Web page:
• January 1, 2014: Coverage starts for marketplace insurance plans
  • March 31, 2014: Open enrollment closes

How it works

Starting Oct. 1, you can use the Health Insurance Marketplace to shop for the insurance plans available in your area. If you’re uninsured, you’ll be able to choose a plan. If you already have private or employer coverage, you’ll be able to see if you can get a plan with lower premiums and lower out-of-pocket expenses. Here’s what the site looks like:



What You’ll Need to Do

Anytime after the start date, you can visit healthcare.gov (which is currently live but not yet offering plan or pricing details) and enter your basic personal information, location, health care coverage status, family size and income levels.



This will take you to a list of health plan options with cost information. You will also be able to find out whether you qualify for a discounted plan or Medicaid. That will depend on your reported income from 2012.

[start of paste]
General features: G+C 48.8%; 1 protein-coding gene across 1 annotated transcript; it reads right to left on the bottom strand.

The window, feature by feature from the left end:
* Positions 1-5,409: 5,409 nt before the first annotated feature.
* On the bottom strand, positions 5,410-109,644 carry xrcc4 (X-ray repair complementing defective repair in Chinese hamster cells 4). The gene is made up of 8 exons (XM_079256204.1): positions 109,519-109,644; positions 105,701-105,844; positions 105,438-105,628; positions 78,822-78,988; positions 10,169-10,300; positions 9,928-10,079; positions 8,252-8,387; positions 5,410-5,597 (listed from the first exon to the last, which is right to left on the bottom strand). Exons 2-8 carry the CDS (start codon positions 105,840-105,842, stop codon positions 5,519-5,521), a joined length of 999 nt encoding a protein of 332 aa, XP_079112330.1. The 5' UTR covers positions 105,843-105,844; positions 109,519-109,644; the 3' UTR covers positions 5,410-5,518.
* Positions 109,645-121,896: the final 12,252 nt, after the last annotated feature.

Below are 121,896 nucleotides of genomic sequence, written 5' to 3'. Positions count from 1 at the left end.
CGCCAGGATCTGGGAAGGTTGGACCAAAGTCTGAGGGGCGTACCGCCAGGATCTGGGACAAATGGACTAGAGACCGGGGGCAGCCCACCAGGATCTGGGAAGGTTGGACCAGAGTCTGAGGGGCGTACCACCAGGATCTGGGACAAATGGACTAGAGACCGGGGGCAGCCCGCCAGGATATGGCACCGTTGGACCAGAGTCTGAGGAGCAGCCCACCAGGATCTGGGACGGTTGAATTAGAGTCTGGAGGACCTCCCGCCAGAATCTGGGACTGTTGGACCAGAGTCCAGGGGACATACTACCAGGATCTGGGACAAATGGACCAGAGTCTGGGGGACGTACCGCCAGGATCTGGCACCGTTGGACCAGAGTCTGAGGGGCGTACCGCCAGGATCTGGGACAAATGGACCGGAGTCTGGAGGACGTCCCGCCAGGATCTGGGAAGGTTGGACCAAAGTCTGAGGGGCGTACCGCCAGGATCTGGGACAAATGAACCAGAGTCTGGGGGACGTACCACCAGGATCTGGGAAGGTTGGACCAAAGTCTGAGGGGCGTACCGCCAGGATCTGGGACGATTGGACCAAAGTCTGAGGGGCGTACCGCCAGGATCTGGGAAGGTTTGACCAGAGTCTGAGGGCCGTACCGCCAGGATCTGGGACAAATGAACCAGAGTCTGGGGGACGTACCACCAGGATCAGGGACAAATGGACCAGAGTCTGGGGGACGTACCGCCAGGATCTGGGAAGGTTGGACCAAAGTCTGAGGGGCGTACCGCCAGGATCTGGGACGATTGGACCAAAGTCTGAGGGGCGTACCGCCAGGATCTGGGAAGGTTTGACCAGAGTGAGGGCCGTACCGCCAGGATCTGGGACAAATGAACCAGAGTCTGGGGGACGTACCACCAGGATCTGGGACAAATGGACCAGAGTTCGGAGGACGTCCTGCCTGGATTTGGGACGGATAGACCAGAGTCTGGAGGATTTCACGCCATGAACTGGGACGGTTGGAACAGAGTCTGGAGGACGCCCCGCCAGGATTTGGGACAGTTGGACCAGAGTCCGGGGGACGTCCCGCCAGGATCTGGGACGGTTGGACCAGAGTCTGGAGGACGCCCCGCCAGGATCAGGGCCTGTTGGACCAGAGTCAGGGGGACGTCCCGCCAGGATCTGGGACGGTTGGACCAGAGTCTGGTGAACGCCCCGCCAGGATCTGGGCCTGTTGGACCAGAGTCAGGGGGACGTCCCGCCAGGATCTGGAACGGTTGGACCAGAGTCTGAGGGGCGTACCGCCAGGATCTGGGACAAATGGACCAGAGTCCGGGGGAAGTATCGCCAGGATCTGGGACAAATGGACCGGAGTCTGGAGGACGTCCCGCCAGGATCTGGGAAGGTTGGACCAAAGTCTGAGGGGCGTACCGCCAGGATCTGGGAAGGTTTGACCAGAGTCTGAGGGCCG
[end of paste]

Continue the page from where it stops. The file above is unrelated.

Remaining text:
One big consumer-friendly change from our current health system is that all the plans will have to meet specific standards, whether they are sold by Cigna, Aetna or UnitedHealth. You’ll can choose from a “bronze “silver,” “gold” or platinum plan, and they should all offer similar features—no matter which company is selling them. That means no more fine print or hidden costs.

Another huge change is that no company can reject your application or charge you higher rates because you have a pre-existing condition, nor can they charge women more than men or deny treatment for certain illnesses.

What You Can Do Right Now

Between now and Oct. 1 there are some things you can do to get all your ducks in a row. First, you can visit the site to learn about the different types of health care coverage. If you’ve shopped for health insurance in the past, whether privately or through an employer, you’re already up to speed on HMOs, PPOs, Point-of-Service (POS) plans and so on. If not, the next few weeks would be a good time to research these options based on the needs of you and your family.